This was made possible by Napoleon's folly in going to war with Russia, in 1812, and marching upon her capital, Moscow. His army numbered half a million men, drawn from "twenty nations." The Russians wisely refused to fight pitched battles, and retreated as he advanced. Moscow was captured, but next day a fire broke out—probably started by the Russians—which burned nine-tenths of the city, and made it impossible for the French to hold it.
Then began Napoleon's retreat. The Russians followed after, cutting off stragglers. Zero weather came on, and scores of thousands perished—from cold, hunger, wounds, and sickness. Of the mighty host which had set out, only a handful crossed the Russian frontier on the return.
This great disaster to Napoleon encouraged the oppressed states of Germany to revolt against his rule. Throughout the year 1813, the terrific contest was fought. In spite of all his desperate efforts, Napoleon was slowly but surely forced back to the river Rhine, and across it into France itself. Then, in 1814, while Wellington invaded France from the south, the Russians, Austrians, Prussians, and Swedes invaded it from the east and north.
Against such odds, Napoleon could not hope to succeed. After desperate battles, and most brilliant generalship, he was obliged to make peace. He had rejected earlier and more liberal offers, so the allies obliged him to give up his crown and go into exile. He kept the title of "Emperor," and was given the little island of Elba (between Corsica and Italy) to rule over, and was to
 receive an annual pension. On the whole, they did not treat him badly.
But it was not in Napoleon's nature to be content with a tiny kingdom. Louis XVIII., who had been placed on the French throne, had learned nothing from the misfortunes of his family, and the French people began to long for the return of Napoleon. The allies, too, were quarreling over the division of the territories taken from Napoleon, and he hoped that their union would be broken. So, in March, 1815, Napoleon slipped through the guard ships placed about his island, and soon all Europe was startled to hear that he was again in France.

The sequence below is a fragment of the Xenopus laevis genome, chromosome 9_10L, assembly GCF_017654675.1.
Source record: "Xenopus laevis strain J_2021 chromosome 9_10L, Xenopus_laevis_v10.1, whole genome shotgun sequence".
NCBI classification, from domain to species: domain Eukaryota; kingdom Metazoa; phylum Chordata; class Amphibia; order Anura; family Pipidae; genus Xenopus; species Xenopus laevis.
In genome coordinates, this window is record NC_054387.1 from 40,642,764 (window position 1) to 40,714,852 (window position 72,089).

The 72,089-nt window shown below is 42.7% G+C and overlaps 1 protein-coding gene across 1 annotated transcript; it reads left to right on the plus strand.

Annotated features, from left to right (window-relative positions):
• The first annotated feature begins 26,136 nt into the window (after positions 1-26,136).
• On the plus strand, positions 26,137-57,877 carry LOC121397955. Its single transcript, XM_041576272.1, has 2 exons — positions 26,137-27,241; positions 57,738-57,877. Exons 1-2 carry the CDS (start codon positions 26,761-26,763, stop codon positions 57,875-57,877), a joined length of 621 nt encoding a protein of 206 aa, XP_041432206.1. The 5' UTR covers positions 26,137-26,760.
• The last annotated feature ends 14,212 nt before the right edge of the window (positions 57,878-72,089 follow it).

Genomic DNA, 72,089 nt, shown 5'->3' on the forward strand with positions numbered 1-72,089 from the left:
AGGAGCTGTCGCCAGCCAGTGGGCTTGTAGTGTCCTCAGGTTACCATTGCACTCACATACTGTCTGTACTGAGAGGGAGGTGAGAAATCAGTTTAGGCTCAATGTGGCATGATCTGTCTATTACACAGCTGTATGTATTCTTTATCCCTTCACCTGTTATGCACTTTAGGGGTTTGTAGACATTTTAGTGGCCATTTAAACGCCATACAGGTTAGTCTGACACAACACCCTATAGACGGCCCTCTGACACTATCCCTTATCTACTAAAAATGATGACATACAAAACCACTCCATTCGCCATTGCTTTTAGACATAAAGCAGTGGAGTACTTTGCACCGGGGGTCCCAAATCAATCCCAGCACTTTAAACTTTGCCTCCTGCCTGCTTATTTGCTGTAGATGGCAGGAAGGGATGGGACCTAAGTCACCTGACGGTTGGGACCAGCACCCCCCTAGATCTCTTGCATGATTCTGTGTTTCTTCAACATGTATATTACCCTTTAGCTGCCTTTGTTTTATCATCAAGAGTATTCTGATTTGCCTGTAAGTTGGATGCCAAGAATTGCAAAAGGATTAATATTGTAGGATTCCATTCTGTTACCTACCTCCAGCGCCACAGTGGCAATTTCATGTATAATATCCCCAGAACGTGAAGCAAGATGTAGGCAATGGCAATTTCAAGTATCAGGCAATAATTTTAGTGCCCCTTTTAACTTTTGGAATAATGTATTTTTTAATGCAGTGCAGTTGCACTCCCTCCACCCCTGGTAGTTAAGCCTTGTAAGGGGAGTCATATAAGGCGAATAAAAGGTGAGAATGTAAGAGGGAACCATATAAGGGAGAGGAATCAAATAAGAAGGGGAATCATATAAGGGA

"I shall reach Paris," Napoleon predicted, "without firing a shot."
 The French soldiers who were sent to capture him went over to his side. Louis XVIII. fled from the kingdom, and Napoleon again seized the throne.
This news reunited the allies, and they once more set their armies in motion. Napoleon's policy was always to strike first. He now marched hastily into Belgium, to attack the British, under Wellington, and the Prussians, under Blucher. There he fought the great battle of Waterloo, on June 18, 1815.
Duke of Wellington
Two days before this battle, Blucher had been defeated and separated from Wellington. Without Blucher's troops, it would be impossible for Wellington to hold his position, at Waterloo. How anxiously, then, through that long day, did Wellington scan the horizon for the promised aid of the Prussians! But the roads were soft from recent rains, and the Prussians found it slow work dragging the heavy cannon through the mud. Meanwhile, the battle raged fiercely—here, there, all over the field! In this battle, Wellington earned the name of "the Iron Duke," for he—
"Taught us there
What long enduring hearts could do,
In that world-earthquake, Waterloo!"
At last, six miles away, a dark moving mass appeared. The field glasses showed that they were men—troops! But were they the promised aid from Blucher, or the reinforcements expected by the French?